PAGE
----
Zero-Knowledge Protocols for the Subset Sum Problem from MPC-in-the-Head with Rejection 📺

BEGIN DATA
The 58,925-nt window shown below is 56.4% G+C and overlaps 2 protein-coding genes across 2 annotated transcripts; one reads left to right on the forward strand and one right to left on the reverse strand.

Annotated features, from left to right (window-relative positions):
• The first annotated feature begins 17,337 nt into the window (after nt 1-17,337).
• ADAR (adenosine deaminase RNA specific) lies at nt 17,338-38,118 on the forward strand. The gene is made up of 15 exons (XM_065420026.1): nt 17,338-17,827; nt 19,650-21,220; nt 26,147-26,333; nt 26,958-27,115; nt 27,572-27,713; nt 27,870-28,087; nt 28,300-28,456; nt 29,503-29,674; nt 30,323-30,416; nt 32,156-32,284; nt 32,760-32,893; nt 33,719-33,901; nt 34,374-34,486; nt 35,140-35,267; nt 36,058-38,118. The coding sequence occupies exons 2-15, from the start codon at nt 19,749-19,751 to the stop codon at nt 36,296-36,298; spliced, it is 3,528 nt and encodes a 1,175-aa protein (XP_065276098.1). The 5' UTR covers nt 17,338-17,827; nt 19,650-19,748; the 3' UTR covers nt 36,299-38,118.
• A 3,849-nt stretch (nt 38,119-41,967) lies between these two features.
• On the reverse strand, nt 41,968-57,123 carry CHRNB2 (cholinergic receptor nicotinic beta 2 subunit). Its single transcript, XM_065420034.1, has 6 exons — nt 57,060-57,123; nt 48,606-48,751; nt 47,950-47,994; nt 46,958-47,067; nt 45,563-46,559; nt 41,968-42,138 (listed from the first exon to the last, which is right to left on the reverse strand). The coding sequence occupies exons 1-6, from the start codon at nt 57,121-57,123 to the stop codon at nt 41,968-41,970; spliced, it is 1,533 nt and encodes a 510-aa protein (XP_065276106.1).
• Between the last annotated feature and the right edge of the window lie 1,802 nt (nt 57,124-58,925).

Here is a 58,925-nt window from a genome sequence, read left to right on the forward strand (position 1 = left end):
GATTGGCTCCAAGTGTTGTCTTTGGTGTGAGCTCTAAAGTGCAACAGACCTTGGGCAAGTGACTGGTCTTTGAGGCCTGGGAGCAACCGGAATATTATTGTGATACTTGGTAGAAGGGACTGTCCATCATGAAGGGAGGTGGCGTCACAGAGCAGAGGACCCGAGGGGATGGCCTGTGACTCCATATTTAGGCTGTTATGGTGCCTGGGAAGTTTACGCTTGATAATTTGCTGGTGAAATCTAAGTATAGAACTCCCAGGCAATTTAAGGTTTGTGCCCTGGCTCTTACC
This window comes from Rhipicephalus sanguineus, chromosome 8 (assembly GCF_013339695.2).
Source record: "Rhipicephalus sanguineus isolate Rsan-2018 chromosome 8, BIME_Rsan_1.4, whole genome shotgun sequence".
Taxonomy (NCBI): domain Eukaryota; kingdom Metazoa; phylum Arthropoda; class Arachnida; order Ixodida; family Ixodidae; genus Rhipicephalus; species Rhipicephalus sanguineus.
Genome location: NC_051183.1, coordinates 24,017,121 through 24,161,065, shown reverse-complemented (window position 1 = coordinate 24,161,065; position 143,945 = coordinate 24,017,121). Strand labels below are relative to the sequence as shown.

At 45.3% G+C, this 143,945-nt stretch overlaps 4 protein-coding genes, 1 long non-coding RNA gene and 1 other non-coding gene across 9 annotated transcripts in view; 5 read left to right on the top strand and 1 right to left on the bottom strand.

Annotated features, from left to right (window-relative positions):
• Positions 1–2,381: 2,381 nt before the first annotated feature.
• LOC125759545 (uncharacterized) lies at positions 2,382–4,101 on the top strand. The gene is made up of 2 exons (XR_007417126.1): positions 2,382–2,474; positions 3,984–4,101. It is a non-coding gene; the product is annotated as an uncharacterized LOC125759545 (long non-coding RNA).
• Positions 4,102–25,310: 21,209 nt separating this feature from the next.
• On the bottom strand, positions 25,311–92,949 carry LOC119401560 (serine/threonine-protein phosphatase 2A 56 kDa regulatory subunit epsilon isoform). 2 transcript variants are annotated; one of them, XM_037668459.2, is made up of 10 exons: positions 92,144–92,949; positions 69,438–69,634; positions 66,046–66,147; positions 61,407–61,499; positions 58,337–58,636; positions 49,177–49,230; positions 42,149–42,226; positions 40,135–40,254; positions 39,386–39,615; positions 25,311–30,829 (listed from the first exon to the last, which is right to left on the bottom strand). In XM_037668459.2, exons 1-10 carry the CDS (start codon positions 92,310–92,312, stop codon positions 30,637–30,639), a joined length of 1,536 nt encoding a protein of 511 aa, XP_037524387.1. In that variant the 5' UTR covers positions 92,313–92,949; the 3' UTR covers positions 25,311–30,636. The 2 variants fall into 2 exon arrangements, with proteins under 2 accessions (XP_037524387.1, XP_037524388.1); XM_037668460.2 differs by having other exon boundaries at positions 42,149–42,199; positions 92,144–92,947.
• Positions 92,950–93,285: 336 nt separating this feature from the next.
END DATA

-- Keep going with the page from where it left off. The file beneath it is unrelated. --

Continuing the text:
We propose (honest verifier) zero-knowledge arguments for the modular subset sum problem. Previous combinatorial approaches, notably one due to Shamir, yield arguments with cubic communication complexity (in the security parameter). More recent methods, based on the MPC-in-the-head technique, also produce arguments with cubic communication complexity. We improve this approach by using a secret-sharing over small integers (rather than modulo q) to reduce the size of the arguments and remove the prime modulus restriction. Since this sharing may reveal information on the secret subset, we introduce the idea of rejection to the MPC-in-the-head paradigm. Special care has to be taken to balance completeness and soundness and preserve zero-knowledge of our arguments. We combine this idea with two techniques to prove that the secret vector (which selects the subset) is well made of binary coordinates. Our new protocols achieve an asymptotic improvement by producing arguments of quadratic size. This improvement is also practical: for a 256-bit modulus q, the best variant of our protocols yields 13KB arguments while previous proposals gave 1180KB arguments, for the best general protocol, and 122KB, for the best protocol restricted to prime modulus. Our techniques can also be applied to vectorial variants of the subset sum problem and in particular the inhomogeneous short integer solution (ISIS) problem for which they provide an efficient alternative to state-of-the-art protocols when the underlying ring is not small and NTT-friendly. We also show the application of our protocol to build efficient zero-knowledge arguments of plaintext and/or key knowledge in the context of fully-homomorphic encryption. When applied to the TFHE scheme, the obtained arguments are more than 20 times smaller than those obtained with previous protocols. Eventually, we use our technique to construct an efficient digital signature scheme based on a pseudo-random function due to Boneh, Halevi, and Howgrave-Graham.